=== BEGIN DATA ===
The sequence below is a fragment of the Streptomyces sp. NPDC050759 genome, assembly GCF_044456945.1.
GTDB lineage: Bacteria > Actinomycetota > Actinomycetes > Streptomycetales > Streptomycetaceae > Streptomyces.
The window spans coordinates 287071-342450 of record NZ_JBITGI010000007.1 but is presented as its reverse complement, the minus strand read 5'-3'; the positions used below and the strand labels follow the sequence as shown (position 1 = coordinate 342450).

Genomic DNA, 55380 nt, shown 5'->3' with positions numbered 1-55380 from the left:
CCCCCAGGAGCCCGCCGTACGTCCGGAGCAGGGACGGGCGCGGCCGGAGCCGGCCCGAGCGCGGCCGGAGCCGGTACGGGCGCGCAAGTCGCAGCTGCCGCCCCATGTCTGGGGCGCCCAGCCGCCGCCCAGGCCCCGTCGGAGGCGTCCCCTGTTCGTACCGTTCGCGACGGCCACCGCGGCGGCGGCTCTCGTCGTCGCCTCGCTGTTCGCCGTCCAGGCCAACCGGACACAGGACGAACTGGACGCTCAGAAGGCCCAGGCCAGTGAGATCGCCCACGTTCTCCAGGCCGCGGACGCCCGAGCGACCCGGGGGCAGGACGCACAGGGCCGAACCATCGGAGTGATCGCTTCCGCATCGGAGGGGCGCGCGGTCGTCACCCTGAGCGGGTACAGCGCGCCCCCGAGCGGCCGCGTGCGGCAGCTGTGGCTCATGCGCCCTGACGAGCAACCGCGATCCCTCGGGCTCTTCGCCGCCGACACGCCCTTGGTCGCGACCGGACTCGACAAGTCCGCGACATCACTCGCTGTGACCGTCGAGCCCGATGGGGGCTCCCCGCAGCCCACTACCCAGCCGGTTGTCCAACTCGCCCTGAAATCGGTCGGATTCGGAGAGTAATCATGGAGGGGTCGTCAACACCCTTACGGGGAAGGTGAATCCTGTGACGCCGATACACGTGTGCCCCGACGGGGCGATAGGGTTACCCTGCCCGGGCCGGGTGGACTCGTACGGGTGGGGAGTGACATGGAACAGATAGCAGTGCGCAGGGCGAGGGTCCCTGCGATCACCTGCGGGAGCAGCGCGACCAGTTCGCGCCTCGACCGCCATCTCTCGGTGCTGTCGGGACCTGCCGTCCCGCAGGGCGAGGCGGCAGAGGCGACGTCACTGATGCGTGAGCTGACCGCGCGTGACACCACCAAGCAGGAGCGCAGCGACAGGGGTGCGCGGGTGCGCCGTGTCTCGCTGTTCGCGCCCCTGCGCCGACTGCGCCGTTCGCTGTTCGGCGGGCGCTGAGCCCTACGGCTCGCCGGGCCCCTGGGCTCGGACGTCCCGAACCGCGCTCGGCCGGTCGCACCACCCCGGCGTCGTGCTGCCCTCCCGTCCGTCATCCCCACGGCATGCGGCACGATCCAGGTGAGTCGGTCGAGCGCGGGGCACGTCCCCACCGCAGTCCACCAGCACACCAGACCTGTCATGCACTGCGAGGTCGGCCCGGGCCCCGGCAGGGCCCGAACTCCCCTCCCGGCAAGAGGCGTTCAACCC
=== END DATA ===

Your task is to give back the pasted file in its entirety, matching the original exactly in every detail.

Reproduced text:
The sequence below is a fragment of the Streptomyces sp. NPDC050759 genome, assembly GCF_044456945.1.
GTDB lineage: Bacteria > Actinomycetota > Actinomycetes > Streptomycetales > Streptomycetaceae > Streptomyces.
The window spans coordinates 287071-342450 of record NZ_JBITGI010000007.1 but is presented as its reverse complement, the minus strand read 5'-3'; the positions used below and the strand labels follow the sequence as shown (position 1 = coordinate 342450).

Genomic DNA, 55380 nt, shown 5'->3' with positions numbered 1-55380 from the left:
CCCCCAGGAGCCCGCCGTACGTCCGGAGCAGGGACGGGCGCGGCCGGAGCCGGCCCGAGCGCGGCCGGAGCCGGTACGGGCGCGCAAGTCGCAGCTGCCGCCCCATGTCTGGGGCGCCCAGCCGCCGCCCAGGCCCCGTCGGAGGCGTCCCCTGTTCGTACCGTTCGCGACGGCCACCGCGGCGGCGGCTCTCGTCGTCGCCTCGCTGTTCGCCGTCCAGGCCAACCGGACACAGGACGAACTGGACGCTCAGAAGGCCCAGGCCAGTGAGATCGCCCACGTTCTCCAGGCCGCGGACGCCCGAGCGACCCGGGGGCAGGACGCACAGGGCCGAACCATCGGAGTGATCGCTTCCGCATCGGAGGGGCGCGCGGTCGTCACCCTGAGCGGGTACAGCGCGCCCCCGAGCGGCCGCGTGCGGCAGCTGTGGCTCATGCGCCCTGACGAGCAACCGCGATCCCTCGGGCTCTTCGCCGCCGACACGCCCTTGGTCGCGACCGGACTCGACAAGTCCGCGACATCACTCGCTGTGACCGTCGAGCCCGATGGGGGCTCCCCGCAGCCCACTACCCAGCCGGTTGTCCAACTCGCCCTGAAATCGGTCGGATTCGGAGAGTAATCATGGAGGGGTCGTCAACACCCTTACGGGGAAGGTGAATCCTGTGACGCCGATACACGTGTGCCCCGACGGGGCGATAGGGTTACCCTGCCCGGGCCGGGTGGACTCGTACGGGTGGGGAGTGACATGGAACAGATAGCAGTGCGCAGGGCGAGGGTCCCTGCGATCACCTGCGGGAGCAGCGCGACCAGTTCGCGCCTCGACCGCCATCTCTCGGTGCTGTCGGGACCTGCCGTCCCGCAGGGCGAGGCGGCAGAGGCGACGTCACTGATGCGTGAGCTGACCGCGCGTGACACCACCAAGCAGGAGCGCAGCGACAGGGGTGCGCGGGTGCGCCGTGTCTCGCTGTTCGCGCCCCTGCGCCGACTGCGCCGTTCGCTGTTCGGCGGGCGCTGAGCCCTACGGCTCGCCGGGCCCCTGGGCTCGGACGTCCCGAACCGCGCTCGGCCGGTCGCACCACCCCGGCGTCGTGCTGCCCTCCCGTCCGTCATCCCCACGGCATGCGGCACGATCCAGGTGAGTCGGTCGAGCGCGGGGCACGTCCCCACCGCAGTCCACCAGCACACCAGACCTGTCATGCACTGCGAGGTCGGCCCGGGCCCCGGCAGGGCCCGAACTCCCCTCCCGGCAAGAGGCGTTCAACCC